Metabolic and nutritional requirements of mammalian embryos are complex, stage specific and, in many cases, species specific; several decades of research in laboratory and livestock animal systems have shown that, although there are some basic similarities, culture requirements of different species must be considered independently. Understanding metabolic pathways of embryos and their substrate and nutrient preferences has led to major advances in the ability to support embryo development in vitro; the physiological role of the oviduct in vivo, and the composition/role of oviductal fluid should not be neglected (Ménézo et al., 2013, 2014).

Culture Media: Physical Parameters

  • Osmolarity = osmoles of solute particles per liter of solution

    • Temperature-dependent (volume changes with temperature)

    • Osmolarity of tubal/uterine secretions = 275–305 mOsm/L

  • Osmolality = the osmotic concentration of a solution, mOsm/kg of solvent

    • Temperature-independent

    • One osmole = Avogadro’s number of osmotically active particles = 6.02 × 1023

  • Physiological pH range of body fluids = 7.2–7.5. pH is related to an equilibrium between gas phase CO2 and CO2/HCO3 dissolved in the medium, with carbonic acid as an intermediate.

    • Henderson–Hasselbach equation:

    CO2gas↔CO2dissolved↔H2CO3+H++HCO3pH=pKa+log10H+=logof the reciprocal of the molarconcentration of hydrogen ionspKa=ionization constantforthe acid

  • pH is affected by:

    • Temperature (less CO2 dissolved at higher temperature)

    • Atmospheric pressure (more CO2 in solution at higher pressure)

    • Presence of other solutes such as amino acids and complex salt mixtures, since pKa is a function of salt concentration.

  • HEPES buffered medium has been equilibrated to a pH of 7.4 in the presence of bicarbonate; exposure to a CO2 atmosphere will lower the pH, and therefore culture dishes containing HEPES buffered medium should be equilibrated at 37°C only, and not in a CO2 incubator.

  • Temperature fluctuations during storage and handling can affect pH, and should therefore be avoided:

    • acid pH destroys glutamine and pyruvate

    • some salts or amino acids may precipitate out of solution and further affect pH.

Fertilization can be achieved in very simple media such as Earle’s, or a TALP-based formulation, but the situation becomes more complex thereafter. (See Chapter 5 for details of embryo metabolism.) Prior to 1997, single media formulations were used for all stages of IVF. However, research in animal systems during the 1990s led to elucidation of the metabolic biochemistry and molecular mechanisms involved in gamete maturation, activation, fertilization, genomic activation, cleavage, compaction and blastocyst formation. This drew attention to the fact that nutrient and ionic requirements differ during all these different stages. Inappropriate culture conditions expose embryos to cellular stress which could result in retarded cleavage, cleavage arrest, cytoplasmic blebbing, impaired energy production, inadequate genome activation and transcription. Blastocyst formation is followed by an exponential increase in protein synthesis, with neosynthesis of glycoproteins, histones and new surface antigens.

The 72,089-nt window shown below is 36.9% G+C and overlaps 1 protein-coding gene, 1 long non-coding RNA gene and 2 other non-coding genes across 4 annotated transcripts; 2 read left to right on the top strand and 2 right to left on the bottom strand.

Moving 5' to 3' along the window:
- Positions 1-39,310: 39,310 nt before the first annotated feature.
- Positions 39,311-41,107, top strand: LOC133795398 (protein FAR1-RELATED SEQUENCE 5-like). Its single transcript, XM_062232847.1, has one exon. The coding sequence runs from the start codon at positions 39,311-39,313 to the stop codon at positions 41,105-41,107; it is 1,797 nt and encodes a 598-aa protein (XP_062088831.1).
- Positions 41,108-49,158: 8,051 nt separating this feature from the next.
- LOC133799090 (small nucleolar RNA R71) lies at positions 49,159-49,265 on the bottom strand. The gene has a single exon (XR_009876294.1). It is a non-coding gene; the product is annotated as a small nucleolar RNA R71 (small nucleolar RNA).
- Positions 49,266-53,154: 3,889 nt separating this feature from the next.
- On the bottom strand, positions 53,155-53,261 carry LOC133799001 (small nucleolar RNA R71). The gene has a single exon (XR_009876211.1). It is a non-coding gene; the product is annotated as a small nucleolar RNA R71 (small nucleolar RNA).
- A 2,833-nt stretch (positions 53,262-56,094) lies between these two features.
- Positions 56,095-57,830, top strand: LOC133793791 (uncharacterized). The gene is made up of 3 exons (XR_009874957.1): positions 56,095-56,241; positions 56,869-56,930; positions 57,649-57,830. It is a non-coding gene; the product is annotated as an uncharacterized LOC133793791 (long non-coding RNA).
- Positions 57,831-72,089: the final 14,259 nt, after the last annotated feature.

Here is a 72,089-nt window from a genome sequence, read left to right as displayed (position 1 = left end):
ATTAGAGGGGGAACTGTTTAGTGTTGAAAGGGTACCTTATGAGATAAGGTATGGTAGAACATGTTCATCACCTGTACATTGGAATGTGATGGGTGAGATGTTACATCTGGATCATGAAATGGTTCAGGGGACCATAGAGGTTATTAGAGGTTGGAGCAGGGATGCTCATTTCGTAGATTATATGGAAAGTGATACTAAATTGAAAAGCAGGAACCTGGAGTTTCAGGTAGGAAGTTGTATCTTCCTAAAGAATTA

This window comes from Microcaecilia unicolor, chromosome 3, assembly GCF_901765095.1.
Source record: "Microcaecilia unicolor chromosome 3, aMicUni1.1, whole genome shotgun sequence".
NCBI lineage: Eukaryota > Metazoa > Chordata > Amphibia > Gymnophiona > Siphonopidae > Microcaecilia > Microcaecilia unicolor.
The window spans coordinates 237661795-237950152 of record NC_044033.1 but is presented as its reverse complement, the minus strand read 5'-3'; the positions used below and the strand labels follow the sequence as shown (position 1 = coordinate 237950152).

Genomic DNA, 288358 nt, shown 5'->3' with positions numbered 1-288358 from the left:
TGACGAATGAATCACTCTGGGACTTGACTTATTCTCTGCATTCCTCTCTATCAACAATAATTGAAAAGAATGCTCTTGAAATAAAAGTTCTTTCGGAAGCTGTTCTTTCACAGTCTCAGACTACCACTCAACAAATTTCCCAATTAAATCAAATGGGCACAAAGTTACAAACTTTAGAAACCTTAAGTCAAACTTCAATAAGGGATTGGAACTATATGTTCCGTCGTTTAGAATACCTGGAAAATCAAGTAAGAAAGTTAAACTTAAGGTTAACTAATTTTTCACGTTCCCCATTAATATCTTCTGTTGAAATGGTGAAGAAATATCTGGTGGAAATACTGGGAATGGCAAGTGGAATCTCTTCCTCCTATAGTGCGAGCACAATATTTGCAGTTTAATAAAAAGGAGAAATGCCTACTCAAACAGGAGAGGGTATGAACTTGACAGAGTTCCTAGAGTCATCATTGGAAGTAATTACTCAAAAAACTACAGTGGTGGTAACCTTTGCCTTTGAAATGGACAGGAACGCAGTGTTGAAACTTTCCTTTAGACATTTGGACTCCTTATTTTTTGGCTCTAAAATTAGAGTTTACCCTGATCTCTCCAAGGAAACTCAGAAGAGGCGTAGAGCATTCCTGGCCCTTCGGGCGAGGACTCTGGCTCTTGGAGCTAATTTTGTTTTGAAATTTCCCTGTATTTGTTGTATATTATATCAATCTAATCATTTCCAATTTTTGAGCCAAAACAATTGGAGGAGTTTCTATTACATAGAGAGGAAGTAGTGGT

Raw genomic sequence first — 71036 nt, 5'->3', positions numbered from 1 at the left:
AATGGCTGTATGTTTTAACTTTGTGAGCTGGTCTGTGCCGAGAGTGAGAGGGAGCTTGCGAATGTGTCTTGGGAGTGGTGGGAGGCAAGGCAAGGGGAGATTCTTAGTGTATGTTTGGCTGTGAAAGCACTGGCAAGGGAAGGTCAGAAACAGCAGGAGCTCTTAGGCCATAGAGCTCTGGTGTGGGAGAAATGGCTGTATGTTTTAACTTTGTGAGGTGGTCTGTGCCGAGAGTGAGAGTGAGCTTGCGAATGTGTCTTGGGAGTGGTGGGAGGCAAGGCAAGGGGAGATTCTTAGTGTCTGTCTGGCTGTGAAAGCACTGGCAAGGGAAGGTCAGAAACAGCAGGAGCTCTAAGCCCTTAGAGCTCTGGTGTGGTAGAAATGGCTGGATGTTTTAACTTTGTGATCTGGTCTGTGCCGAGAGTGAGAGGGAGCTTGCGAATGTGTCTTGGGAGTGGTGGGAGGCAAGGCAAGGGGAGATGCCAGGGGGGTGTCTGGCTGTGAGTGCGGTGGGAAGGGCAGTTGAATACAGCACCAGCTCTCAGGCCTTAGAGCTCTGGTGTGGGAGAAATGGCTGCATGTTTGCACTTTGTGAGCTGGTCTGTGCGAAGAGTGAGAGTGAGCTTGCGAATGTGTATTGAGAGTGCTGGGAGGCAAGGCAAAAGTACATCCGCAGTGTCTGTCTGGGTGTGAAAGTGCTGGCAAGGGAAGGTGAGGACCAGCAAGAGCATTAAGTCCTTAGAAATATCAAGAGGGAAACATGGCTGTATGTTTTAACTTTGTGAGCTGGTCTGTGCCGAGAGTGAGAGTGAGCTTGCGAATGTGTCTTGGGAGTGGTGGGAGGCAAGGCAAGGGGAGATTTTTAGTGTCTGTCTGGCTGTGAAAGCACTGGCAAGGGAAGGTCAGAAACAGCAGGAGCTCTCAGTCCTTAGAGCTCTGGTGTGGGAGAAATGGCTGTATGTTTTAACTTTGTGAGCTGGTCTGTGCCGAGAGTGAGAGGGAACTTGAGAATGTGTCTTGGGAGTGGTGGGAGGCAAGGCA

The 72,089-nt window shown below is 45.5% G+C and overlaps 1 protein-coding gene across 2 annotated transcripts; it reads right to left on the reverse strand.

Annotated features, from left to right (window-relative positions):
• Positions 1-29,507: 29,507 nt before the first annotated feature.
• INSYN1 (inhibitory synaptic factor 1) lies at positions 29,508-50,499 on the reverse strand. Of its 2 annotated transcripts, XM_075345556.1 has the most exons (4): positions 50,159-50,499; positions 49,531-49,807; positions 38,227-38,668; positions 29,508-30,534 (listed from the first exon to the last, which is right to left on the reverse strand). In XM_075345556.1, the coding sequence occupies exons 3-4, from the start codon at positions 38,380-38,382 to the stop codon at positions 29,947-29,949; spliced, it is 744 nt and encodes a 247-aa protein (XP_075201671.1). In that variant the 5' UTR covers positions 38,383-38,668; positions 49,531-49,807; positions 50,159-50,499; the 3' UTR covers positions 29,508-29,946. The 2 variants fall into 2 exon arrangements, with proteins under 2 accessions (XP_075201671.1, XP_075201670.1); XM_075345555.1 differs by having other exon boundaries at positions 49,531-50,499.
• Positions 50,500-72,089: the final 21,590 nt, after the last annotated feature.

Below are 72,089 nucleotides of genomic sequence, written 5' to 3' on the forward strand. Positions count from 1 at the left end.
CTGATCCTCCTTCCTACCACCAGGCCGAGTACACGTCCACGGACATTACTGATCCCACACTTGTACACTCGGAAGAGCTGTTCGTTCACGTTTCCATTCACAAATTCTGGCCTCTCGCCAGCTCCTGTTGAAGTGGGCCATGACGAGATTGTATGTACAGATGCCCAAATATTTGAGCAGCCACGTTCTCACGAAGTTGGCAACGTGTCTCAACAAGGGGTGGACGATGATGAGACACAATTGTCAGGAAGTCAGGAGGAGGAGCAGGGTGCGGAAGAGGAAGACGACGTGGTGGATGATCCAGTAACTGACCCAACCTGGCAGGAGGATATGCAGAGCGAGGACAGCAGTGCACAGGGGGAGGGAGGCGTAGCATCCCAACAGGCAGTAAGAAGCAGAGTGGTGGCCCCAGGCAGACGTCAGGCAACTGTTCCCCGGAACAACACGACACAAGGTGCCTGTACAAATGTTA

Although the specific needs of embryos during their preimplantation development have by no means been completely defined, both single-step and sequential, stage-specific and chemically defined media are used in IVF systems. Media formulations endeavor to mimic the natural in-vivo situation and take into account the expected theoretical changes in embryo physiology and metabolism that occur during the preimplantation period, although this has largely been based upon mouse embryo culture (see Fleming et al., 1987; Elder et al., 2015; Ménézo et al., 2018). Protocols that have been used include:

  1. 1. One-step culture using a single medium formulation (nonrenewal monoculture)

  2. 2. Single medium formulation, renewed on Day 2/Day 3 (renewal monoculture)

  3. 3. Two-step culture using two different media formulations (sequential media culture).

Although two-step sequential media appeared to have advantages, doubts have been raised as to whether these more complex protocols have any advantage over one-step protocols. (See Biggers and Summers, 2008 for review.) The introduction of time-lapse technology led to the development of new single-step formulations, but it is impossible to assess whether any improvements in outcome might be due to the media itself, or to other factors inherent in the system, such as new incubator design or lowered cellular stress due to less handling for routine observation.

Commercial media is ‘ready to use,’ with protein supplements added, and may also contain other components or factors. Different formulations are available for sperm preparation, oocyte washing during retrieval, insemination/fertilization, early cleavage, blastocyst development and freezing/thawing. Media containing HEPES, which maintains a relatively stable pH even in ambient air, can be used for sperm preparation, oocyte harvesting and washing, and during ICSI procedures; however, HEPES-buffered medium will become acidic when placed in a CO2 atmosphere, and therefore the gametes should be washed in HEPES-free medium before being placed in the culture incubator.

Sep 17, 2020 | Posted by in OBSTETRICS | Comments Off on Chapter 8 – The Clinical In-Vitro Fertilization Laboratory